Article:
Graduate 2017: Zero waste – better taste!
Sustainability and leather are rare bedfellows. Manufacturing accessories and bags generally involves a lot of wasted material, and far too many trendy impulse buys only end up at the bottom of the wardrobe. Meet the designer, Lea Adelsten Olsen. In her final project she created a range of beautiful leather bags, produced with a minimum of material waste and with a long-lasting look.
What is your final project about?
The title of my final project was ‘Disconnected’. It is a collection of exclusive leather handbags with a focus on sustainability.
What was your motivation for this project in particular?
Because of ever-changing trends, I think there is an increasing tendency in our society to constantly buy new things in an attempt to be at the forefront of fashion. For several reasons, I regard this high level of consumption as a problem. On one hand, as consumers we generate a mountain of discarded clothes and accessories, which have either become ‘out’ or the quality of which is too poor to be used more than a few times. On the other hand, the major fashion companies create huge amounts of waste when they manufacture their products: waste that is harmful to the environment.
That is why I chose to incorporate sustainability into my project on several levels: not only to see how I could create products that would last longer than just one season, but also to focus on minimising waste when manufacturing my products.
In what way does your project contribute something new to the area/subject you have been working on?
Leather accessories are generally associated with huge waste in the manufacturing process. In fact, it is quite normal for a manufacturer to discard 40-50% of the leather because of defects and unevenness in the surface and because of clippings between the sections of the pattern.
In my final project I focused on how to reduce this waste significantly.
One of the ways I did this was by implementing ‘Zero Waste Pattern Cutting’ principles. Specifically, I employed a method called ‘Geo Cut’, based on the principle that all pattern parts consist of either rectangles or triangles that can be placed here and there in relation to one another like a kind of jigsaw puzzle. That meant I eliminated all waste from between the individual pattern sections.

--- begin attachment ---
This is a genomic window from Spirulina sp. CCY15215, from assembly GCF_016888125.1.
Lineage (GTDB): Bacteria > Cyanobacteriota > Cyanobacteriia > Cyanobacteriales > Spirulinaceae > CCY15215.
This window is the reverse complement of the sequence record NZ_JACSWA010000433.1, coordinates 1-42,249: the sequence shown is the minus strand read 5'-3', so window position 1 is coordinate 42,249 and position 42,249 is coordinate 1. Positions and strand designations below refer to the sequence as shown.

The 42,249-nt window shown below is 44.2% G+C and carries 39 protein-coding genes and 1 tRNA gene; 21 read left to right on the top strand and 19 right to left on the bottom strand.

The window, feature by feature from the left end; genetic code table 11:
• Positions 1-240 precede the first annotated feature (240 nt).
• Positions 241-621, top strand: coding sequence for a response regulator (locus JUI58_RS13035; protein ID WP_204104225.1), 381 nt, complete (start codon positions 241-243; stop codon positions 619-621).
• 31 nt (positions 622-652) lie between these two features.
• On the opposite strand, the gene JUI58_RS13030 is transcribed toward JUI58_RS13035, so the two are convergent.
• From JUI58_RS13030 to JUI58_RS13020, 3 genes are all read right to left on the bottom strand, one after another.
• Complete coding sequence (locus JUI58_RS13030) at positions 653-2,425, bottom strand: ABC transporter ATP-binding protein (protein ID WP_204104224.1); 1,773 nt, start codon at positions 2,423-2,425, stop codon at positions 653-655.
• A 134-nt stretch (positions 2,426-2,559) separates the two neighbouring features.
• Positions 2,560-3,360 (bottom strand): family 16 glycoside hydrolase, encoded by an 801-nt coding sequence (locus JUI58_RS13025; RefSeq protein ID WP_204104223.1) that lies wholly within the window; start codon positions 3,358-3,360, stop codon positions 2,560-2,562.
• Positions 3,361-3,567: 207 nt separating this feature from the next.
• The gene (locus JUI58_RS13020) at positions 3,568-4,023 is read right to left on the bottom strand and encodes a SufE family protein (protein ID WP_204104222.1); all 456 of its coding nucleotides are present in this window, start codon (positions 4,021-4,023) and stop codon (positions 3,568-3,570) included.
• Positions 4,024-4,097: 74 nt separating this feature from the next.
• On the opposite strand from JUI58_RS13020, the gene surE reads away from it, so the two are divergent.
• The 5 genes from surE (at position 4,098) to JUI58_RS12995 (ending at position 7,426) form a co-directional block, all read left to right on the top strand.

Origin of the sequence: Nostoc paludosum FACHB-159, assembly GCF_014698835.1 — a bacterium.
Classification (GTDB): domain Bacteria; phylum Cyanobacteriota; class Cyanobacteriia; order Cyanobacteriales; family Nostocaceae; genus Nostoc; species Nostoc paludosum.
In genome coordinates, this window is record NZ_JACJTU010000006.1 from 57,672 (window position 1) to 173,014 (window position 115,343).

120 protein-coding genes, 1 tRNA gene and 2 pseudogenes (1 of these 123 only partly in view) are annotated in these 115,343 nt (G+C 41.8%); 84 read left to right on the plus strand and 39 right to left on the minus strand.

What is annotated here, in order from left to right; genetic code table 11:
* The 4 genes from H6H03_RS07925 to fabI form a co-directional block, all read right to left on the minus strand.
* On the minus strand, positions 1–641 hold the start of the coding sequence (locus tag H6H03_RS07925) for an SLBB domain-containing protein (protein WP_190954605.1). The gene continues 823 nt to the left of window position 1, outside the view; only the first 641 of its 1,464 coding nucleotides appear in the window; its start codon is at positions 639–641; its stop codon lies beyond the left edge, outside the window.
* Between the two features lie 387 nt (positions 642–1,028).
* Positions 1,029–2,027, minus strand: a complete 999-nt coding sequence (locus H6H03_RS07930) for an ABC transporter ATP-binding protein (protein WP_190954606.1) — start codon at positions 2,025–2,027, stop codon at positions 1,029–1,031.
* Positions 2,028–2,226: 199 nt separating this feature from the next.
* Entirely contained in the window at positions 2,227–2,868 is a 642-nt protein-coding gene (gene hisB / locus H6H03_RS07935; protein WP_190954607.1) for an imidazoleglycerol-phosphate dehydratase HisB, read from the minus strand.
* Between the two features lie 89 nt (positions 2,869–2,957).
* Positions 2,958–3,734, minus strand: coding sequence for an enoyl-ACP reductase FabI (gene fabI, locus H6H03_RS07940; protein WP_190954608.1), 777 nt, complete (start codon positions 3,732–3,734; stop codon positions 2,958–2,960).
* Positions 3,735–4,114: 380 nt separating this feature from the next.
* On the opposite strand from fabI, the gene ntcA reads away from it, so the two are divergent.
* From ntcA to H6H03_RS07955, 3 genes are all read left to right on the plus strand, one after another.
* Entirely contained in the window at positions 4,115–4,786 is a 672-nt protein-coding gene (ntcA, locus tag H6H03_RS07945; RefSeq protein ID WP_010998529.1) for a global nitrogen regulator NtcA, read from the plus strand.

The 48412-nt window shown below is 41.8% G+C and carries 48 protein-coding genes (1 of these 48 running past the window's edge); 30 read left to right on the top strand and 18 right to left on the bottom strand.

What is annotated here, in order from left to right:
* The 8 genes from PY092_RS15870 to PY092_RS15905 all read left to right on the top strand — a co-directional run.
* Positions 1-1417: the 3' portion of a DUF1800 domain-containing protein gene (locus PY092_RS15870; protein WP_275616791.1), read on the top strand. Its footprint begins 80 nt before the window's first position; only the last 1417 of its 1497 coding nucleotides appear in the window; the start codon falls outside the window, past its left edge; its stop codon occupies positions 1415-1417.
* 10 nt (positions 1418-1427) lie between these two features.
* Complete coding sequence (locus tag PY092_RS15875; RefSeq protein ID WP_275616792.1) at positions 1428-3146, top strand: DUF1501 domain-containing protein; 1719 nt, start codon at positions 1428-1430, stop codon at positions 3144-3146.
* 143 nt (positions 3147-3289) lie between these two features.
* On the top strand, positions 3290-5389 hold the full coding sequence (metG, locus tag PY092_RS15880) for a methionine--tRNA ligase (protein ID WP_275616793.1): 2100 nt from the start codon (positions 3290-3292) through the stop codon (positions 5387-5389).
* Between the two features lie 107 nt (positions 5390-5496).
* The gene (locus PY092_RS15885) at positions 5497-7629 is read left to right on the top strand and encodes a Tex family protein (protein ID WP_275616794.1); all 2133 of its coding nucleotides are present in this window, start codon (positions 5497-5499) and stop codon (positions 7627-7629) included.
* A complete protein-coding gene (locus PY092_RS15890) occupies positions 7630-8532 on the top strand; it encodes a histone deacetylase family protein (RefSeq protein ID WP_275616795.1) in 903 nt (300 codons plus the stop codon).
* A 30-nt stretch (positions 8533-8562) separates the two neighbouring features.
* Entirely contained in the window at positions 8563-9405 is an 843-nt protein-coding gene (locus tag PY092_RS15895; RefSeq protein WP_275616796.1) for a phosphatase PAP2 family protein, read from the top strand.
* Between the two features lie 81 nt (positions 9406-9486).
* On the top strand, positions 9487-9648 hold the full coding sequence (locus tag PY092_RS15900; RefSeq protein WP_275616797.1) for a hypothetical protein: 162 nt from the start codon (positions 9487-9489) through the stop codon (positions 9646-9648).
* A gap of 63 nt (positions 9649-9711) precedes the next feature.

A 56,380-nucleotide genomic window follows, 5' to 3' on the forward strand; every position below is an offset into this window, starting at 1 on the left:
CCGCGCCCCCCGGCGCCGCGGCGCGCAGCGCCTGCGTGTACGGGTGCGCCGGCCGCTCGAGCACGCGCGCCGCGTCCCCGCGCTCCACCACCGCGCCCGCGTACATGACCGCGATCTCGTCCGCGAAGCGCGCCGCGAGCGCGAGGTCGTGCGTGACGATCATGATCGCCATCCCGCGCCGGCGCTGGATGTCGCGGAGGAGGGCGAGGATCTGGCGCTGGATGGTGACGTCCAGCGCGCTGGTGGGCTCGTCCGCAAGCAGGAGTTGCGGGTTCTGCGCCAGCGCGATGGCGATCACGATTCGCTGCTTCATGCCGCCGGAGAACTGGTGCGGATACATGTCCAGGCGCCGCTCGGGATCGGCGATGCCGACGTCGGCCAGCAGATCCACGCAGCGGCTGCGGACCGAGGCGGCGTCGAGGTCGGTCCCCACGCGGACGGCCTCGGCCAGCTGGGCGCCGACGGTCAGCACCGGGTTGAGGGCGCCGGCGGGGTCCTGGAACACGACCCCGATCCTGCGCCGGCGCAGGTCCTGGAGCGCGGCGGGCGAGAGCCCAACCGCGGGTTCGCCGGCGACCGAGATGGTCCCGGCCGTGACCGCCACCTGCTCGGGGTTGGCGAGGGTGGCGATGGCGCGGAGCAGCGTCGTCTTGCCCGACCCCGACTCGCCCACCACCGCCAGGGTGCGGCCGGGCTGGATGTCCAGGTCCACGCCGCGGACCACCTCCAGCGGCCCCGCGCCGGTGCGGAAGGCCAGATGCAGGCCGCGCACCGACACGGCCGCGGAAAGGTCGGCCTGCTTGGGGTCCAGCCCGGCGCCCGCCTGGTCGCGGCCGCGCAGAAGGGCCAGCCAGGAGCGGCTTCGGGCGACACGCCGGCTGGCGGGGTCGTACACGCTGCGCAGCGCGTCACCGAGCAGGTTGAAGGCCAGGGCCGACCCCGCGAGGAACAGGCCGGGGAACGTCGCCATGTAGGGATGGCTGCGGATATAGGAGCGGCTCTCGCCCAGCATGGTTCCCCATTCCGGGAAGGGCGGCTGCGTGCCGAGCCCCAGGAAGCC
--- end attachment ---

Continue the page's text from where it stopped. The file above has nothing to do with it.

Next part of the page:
I also collected all the remnants from the leather’s uneven edges and used these for small accessories, hang tags, labels and straps for zips on the bags.
Besides working on minimising waste, my priority was to create a unique look for my bags with ornamentation, combinations of materials and choices of colour. For example, I designed a series of prints, which I printed on my leathers using various printing techniques and decorated various parts of the bags with them.
What methods did you use when working on your project?
To make my project more realistic, I entered into a collaboration with ECCO, who were nice enough to help me with materials and the manufacture of my products. They also advised me on how best to execute the features of the bags, and how to work with different leathers. I also had an agreement with Kvadrat, who sponsored certain materials in my collection: materials that work brilliantly together with the leathers from ECCO.
To which UN goals – if any – does your project relate, and why?
My project relates to the UN global goals numbers 8 and 12, both of which focus on sustainable production. Global goal 12 also focuses on responsible consumption. I thought a lot about this along the way during this project.
I wanted to create a collection of handbags and accessories, which is not trend-based, and which is made using high quality materials that will last for a number of years. I hope that the people who buy my products will look after them and use them for a long time.
What are the most enjoyable and the most difficult aspects of designing the way you do?
I like to work conceptually and Zero Waste method is a fantastic philosophy to work with. It can lead to some fascinating silhouettes, which I would not otherwise have thought of. Conversely, I was limited in terms of shape. I did not make use of circular shapes, for example. But I don’t think this affected my project. The entire collection is very coherent.
Can you see any development/employment opportunities in your degree project?
I can see lots of employment and development opportunities in my degree project. Sustainability is a theme that is receiving more and more attention in the media. We are going to have to change our forms of consumption and manufacturing or we will destroy the planet. Of course, some companies are also reacting to this, so it would be appropriate to hire a newly qualified designer who has some innovative ideas on how to work sustainably.
My method is also quite tangible. Working on Zero Waste lines and with an aesthetic of durability does not require major technical equipment, as opposed to recycling old fabrics in the manufacture of new goods. On the contrary, it is something that takes place in the actual design process of the individual product.
Where do you see yourself career-wise in five years’ time?
I am very open in terms of what will happen in the future. In five years’ time I could see myself in a large fashion company in charge of prints and accessories. But of course I could also image starting my own company. It can be difficult to get your foot in the door of the fashion industry wither as an employee or as a freelance designer. I hope I will achieve a bit more clarification about what is going to happen over the coming months. My plan is to make contact with various companies and maybe suppliers.